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Chef Shows How A $1 Knife Can Be Sharpened To Rival More Expensive Knives

Having a really sharp knife available in the kitchen cuts down on your prep time and therefore makes your cooking experience much more pleasant.

But great kitchen knives cost a bundle, right?

According to this video by Kohaku the cat's personal chef Jun Yoshizuki of Jun's Kitchen (previously at Neatorama) you don't have to spend that much on a quality kitchen knife- you just have to sharpen it right:

So I got a lot of requests to make a video about knives and, like, asked me for my recommendations and stuff. But what I can recommend you is going to depend on your budget, what shapes you want your knives to be, which steel you want your knives to be made of, brand, design, there’s just so many things that you need to think about before getting one. But one thing I can say for sure is that, no matter how much you’re going to spend on your knives, they eventually get dull, and you need to sharpen them.

(YouTube Link)

-Via Laughing Squid

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A quality of knife is not determined by how sharp it is, but by how long it stays sharp and/or how easy it is to sharpen, and in part how comfortable it is to use. You can take just about any modern piece of steel and make it sharp, but if you have to spend a lot of time resharpening it every couple uses, that is no good. Woodworkers joke about tools advertised as sharp is a red flag... since any woodworker going to sharpen the tool many times anyway, but not every tool will stay sharp long enough. And there is some matter of preference if you want a knife with harder steel that lasts a lot longer but takes more effort to sharpen, vs. a softer steel that is easier to sharpen but dulls quicker.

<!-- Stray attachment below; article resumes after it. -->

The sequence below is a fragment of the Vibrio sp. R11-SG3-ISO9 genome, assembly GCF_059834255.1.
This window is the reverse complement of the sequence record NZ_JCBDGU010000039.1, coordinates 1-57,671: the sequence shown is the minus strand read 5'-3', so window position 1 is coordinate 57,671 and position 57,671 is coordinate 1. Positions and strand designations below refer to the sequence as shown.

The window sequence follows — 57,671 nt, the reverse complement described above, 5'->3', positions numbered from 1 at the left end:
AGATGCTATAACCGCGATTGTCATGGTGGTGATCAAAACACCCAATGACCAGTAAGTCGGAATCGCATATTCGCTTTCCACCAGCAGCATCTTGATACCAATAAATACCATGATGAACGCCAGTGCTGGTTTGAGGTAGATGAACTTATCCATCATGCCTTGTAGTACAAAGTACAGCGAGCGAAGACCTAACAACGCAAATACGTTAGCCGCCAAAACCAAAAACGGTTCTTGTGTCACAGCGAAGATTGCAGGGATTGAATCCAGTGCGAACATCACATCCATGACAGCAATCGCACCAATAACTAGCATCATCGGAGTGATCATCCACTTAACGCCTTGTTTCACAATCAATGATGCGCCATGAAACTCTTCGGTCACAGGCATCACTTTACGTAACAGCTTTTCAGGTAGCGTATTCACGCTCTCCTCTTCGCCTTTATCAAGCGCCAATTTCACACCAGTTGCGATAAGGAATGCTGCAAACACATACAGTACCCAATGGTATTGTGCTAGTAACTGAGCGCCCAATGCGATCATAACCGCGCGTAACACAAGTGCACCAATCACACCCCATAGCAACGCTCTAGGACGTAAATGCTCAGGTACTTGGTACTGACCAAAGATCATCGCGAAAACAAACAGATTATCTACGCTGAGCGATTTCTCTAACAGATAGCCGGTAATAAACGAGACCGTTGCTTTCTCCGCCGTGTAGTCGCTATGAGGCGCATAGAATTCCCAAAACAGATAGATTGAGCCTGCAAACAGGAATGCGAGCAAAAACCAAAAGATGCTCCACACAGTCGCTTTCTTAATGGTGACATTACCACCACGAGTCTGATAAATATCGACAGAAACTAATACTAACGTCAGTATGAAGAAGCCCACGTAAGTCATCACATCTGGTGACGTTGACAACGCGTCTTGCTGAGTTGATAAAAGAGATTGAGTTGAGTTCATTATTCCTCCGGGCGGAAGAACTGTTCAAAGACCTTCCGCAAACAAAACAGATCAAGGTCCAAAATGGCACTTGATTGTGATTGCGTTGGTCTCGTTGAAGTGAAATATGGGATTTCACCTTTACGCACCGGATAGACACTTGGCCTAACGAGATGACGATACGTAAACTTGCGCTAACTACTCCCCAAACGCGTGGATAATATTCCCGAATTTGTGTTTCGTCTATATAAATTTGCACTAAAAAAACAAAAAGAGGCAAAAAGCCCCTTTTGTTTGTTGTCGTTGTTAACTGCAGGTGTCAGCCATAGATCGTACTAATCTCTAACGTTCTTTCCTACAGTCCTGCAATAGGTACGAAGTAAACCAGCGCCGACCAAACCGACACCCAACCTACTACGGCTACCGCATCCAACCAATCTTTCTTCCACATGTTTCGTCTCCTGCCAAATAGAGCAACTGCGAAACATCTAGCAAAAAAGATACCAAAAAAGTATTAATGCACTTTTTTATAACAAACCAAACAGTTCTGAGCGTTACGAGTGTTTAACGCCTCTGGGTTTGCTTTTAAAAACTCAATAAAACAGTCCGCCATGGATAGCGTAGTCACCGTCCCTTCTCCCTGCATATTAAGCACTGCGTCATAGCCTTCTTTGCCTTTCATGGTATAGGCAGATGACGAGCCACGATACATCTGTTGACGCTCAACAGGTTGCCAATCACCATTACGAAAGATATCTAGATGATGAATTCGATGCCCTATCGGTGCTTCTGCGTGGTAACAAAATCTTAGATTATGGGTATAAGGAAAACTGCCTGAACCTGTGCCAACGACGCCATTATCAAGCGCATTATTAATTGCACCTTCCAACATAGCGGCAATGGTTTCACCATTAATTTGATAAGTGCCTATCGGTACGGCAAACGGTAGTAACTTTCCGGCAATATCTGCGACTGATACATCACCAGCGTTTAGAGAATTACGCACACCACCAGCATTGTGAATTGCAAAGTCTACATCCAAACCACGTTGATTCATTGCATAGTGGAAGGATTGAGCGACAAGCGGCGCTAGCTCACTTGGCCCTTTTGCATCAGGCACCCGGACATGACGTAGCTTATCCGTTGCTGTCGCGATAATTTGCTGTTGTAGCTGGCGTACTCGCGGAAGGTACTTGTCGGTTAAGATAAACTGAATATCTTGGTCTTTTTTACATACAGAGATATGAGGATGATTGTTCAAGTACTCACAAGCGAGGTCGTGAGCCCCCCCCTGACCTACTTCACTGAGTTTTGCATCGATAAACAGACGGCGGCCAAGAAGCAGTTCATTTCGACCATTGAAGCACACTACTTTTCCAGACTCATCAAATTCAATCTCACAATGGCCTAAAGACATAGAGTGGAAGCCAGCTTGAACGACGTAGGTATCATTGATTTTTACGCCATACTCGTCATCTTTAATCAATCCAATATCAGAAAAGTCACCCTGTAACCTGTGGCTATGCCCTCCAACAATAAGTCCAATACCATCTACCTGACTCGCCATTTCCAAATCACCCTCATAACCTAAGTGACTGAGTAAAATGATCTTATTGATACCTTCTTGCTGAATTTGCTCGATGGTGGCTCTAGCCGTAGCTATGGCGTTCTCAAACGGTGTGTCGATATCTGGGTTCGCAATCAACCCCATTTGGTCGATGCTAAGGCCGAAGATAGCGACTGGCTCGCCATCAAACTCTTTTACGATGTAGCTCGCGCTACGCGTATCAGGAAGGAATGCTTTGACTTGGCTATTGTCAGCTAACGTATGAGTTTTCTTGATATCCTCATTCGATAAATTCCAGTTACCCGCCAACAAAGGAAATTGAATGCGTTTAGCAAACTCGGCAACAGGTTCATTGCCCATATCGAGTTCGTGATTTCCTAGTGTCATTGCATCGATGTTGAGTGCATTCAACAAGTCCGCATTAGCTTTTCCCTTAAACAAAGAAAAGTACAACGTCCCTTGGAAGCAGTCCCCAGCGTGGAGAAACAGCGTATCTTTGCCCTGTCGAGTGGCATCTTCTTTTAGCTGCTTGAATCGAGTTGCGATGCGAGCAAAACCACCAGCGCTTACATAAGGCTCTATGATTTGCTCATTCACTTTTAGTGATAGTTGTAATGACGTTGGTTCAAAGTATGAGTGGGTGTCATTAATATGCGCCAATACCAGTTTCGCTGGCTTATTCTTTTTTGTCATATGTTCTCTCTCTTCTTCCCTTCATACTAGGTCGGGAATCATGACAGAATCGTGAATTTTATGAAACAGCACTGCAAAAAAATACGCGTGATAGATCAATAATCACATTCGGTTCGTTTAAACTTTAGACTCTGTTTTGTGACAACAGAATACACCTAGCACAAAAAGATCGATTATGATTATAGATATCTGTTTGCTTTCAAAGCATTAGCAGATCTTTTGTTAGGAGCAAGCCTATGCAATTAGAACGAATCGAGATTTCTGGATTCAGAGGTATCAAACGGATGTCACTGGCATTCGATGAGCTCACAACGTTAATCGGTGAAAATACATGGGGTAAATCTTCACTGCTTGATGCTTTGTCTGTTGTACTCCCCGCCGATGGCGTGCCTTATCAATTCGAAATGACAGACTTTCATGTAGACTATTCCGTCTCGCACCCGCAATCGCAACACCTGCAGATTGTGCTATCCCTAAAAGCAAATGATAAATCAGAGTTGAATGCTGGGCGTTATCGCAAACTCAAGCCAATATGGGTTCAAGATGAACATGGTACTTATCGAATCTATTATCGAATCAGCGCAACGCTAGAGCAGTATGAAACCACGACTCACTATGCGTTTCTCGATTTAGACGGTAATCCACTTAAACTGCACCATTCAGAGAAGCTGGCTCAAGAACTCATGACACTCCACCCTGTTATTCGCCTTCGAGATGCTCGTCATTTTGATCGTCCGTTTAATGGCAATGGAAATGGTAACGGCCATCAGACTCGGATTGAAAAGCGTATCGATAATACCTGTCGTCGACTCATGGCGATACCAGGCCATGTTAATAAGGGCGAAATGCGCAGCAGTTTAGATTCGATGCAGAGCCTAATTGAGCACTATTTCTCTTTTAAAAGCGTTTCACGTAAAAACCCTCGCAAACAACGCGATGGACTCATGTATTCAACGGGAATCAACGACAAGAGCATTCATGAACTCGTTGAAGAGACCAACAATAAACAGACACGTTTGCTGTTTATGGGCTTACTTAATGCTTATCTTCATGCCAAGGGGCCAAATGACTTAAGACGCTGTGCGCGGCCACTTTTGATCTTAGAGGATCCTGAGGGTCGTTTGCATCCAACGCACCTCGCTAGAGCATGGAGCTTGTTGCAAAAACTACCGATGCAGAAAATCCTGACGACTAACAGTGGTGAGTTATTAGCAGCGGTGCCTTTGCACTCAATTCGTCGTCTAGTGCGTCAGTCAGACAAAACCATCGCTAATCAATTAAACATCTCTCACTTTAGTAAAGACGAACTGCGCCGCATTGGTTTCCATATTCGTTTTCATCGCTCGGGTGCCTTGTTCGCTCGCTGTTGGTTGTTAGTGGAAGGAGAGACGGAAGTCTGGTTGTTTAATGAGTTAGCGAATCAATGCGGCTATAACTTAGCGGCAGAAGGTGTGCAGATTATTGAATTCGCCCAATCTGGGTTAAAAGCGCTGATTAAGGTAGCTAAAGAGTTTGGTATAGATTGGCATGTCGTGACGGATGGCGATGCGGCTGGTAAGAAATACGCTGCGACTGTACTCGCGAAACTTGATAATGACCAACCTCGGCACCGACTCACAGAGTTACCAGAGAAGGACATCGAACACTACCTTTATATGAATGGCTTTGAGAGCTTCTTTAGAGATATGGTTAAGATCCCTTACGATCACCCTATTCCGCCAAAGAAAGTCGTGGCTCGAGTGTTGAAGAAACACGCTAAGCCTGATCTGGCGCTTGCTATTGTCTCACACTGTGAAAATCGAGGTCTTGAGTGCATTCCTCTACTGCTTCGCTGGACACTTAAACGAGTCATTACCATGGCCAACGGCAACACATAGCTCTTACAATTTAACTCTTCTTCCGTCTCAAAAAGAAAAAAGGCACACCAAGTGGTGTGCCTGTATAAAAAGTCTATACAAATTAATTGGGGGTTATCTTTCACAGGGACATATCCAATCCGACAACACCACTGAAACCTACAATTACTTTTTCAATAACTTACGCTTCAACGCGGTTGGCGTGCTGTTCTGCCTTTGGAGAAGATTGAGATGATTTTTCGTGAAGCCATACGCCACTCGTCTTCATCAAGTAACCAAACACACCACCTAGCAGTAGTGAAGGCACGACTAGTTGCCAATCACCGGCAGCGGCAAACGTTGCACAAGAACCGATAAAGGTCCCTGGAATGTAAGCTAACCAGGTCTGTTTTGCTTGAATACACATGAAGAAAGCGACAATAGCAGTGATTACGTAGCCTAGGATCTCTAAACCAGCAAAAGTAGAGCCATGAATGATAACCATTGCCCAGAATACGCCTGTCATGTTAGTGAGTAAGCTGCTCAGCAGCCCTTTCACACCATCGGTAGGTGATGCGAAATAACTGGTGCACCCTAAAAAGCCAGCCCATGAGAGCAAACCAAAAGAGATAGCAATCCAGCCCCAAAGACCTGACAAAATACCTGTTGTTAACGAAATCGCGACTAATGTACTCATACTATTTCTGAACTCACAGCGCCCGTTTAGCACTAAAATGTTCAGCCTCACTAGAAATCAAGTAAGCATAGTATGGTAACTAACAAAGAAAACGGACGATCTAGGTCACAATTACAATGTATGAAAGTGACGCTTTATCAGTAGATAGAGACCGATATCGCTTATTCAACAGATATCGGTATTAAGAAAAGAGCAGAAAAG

Regardless, the knives I've seen at dollar stores had such huge gouges in the blade, you would spend a lot of time or need power tools to sharpen it. A couple of them also had such horrible handles that you could cut yourself on the metal protruding from the badly cast plastic handles.

You don't need to spend a lot on a knife, as you can get some cheap ones at a restaurant supplier that might not be pretty, but will be easier to sharpen and stay sharp longer. Used knives can be cheap and easy to sharpen as long as they aren't dinged up. But that is a long ways from saying the cheapest knives are good enough just because they can be sharpened.
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